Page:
Please try this. Its absolutely amazing and one of the simplest things I have ever served up. Tomato JOY.

Celebrating two years a vegan with…hummus

So…just quietly, I am celebrating two years of my vegan journey. I can’t believe its been two years…seriously, where have the last two years gone?

And what better way to celebrate it, from a self-confessed, and obsessed, hummus eater, than with, well, hummus! Wine is so passe! Ha.

Whilst scrolling through Pinterest for food inspiration the other evening, I stumbled upon what might well be the most brilliant of all combinations….hummus with peanut butter. My curiousity was immediately piqued and I straightaway decided that a supermarket run was in order.

The recipe I talk of is not mine, I can’t claim any ownership for it, but I do want to share the love as its simply amazing. I have eaten FAR too much of it the last few days as it makes an amazing accompaniment to a buddha bowel. Tops it off perfectly.

The recipe is from a food blogger called fooduzzi and its genius. Its a thai, sriracha, peanut butter based hummus. http://www.fooduzzi.com/2016/03/thai-peanut-hummus/

WOW. Is all I can say. I followed the recipe to the exact quantities thinking, this might be odd or this might be amazing, as I did it. And it was the latter. Who would have thought that peanut butter could be a hummus ingredient…the question now is, can I use it every time I make hummus? Not sure my thighs would agree it was a good idea but my tastebuds definitely do.

20170105_162642.jpgIt took less than 5 minutes to make and went from blender to mouth in under that…

Here’s my delicious dinner buddha bowl complete with it. Yummy roasted beetroot and sweet potato, with hummus, peanuts, spring onion, raw zucchini, cherry tomatoes and Avo.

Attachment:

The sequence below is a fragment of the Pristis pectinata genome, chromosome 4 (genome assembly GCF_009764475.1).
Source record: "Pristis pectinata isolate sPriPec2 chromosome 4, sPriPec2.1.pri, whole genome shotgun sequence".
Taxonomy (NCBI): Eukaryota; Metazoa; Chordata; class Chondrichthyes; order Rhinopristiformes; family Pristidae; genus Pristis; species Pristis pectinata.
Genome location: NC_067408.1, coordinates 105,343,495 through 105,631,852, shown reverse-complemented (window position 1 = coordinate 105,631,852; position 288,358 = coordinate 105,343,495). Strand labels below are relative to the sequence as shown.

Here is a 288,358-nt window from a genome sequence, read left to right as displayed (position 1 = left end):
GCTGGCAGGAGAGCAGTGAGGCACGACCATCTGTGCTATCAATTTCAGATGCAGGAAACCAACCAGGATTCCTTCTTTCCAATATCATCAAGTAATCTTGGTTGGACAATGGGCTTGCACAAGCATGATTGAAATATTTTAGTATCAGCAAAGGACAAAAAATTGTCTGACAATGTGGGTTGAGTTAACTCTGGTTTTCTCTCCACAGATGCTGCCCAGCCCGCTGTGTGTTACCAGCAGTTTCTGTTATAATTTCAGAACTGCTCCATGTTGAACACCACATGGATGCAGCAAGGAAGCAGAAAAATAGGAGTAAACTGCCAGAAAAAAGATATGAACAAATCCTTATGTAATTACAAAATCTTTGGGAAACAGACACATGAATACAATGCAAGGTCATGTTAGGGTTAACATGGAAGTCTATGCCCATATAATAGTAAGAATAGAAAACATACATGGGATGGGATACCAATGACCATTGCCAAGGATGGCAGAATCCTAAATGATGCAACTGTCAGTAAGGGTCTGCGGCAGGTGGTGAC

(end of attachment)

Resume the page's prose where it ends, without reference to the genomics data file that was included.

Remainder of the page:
Marvellous.

Happy Thursday all.

 

 

For the Love of Paprika

I haven’t posted for ages…life has rather got in the way. Work has been bonkers, my amazing parents have been visiting…and there hasn’t been as much room for experimentation. So, whilst I had the house to myself for 6 days, I decided to try my hand at a new cheese.

Flicking through my fave cookbook (the non-dairy evolution cookbook) my eyes alighted on a gorgeous bright red cheese called Muenster. Looking through the ingredients I realised it was the paprika that gave this cheese its ‘hit’.

2016-11-16 20.14.17.jpgNote – to love this recipe you gotta love paprika. Easy for me as I really do. Its something about the sweet smokiness of it that I love.

So…I gave the Muenster a whirl. Pretty straightforward to make as it turns out.

This pic is it in all its ooey gooey gorgeousness before it sets. I realised as making it that this recipe, perhaps sans paprika, would make an amazing lasagne topping, dipping cheese (if you could keep it hot) as it was so very cheesy and mimicking of cheddar. Quite frankly I could have stood there and eaten it straight from the pan just cooked and smiled like a crazy person as the flavours lit up in my mouth.

Anyway…to the recipe….

So…its pretty straightforward. I won’t share the technique…for that you have to purchase the book itself, but here are the ingredients so you can get them in your pantry.

  • 1.33 cup refined organic coconut oil
  • 1.33 cup organic almond milk (I use Inside Out Almond Milk’s brand)
  • 1 tsp sweet paprika
  • 2 tsp apple cider vinegar
  • 1/4 cup tapioca flour
  • 1 tablesp Nutritional yeast
  • 1 Tablesp kappa Carrageenan
  • 1 teaspoon agar agar powder (my own addition)
  • pinch pink salt
  • 1/4 tsp dried mustard powder
  • 1/8 tsp onion powder

file-18-11-16-6-26-26-amIt turned out so well. I was really delighted with it. Its delicious, slice-able, melt-able and would be great in a sarnie, on toast, in a salad or just in a massive slab just because.

Here’s the link to the book: https://thegentlechef.com/gentle-chef-cookbooks/non-dairy-evolution-cookbook/

Next up – there is a ‘make your own butter’ recipe in there. I am intrigued and going to give that a go. I’ll report back 😉

Until then, its FRIDAY!